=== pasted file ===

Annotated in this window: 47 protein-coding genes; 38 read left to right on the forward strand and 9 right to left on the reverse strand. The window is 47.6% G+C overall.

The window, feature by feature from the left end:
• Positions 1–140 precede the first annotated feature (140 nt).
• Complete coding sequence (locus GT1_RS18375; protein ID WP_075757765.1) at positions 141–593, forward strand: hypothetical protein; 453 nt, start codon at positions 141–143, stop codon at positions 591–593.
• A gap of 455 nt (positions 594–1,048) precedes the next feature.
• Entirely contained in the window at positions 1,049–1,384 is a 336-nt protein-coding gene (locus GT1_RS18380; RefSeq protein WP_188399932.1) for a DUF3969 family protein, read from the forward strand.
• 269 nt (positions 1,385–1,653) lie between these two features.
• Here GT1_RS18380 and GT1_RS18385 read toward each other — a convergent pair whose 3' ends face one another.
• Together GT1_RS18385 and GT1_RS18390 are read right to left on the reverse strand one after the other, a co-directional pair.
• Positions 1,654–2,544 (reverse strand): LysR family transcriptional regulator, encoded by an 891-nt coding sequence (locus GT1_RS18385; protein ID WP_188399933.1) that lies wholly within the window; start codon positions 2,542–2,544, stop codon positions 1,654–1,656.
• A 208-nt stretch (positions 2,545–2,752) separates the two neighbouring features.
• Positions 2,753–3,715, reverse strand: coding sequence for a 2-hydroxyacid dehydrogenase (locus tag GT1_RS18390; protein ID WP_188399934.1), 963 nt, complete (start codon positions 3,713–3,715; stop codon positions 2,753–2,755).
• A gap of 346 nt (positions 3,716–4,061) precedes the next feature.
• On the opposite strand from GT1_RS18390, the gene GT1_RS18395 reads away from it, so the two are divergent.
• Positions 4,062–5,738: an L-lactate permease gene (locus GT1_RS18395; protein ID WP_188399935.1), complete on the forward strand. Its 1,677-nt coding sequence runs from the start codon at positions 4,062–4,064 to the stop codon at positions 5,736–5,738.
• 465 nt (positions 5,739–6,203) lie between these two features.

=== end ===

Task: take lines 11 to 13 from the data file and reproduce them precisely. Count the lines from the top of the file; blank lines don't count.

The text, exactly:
• A 208-nt stretch (positions 2,545–2,752) separates the two neighbouring features.
• Positions 2,753–3,715, reverse strand: coding sequence for a 2-hydroxyacid dehydrogenase (locus tag GT1_RS18390; protein ID WP_188399934.1), 963 nt, complete (start codon positions 3,713–3,715; stop codon positions 2,753–2,755).
• A gap of 346 nt (positions 3,716–4,061) precedes the next feature.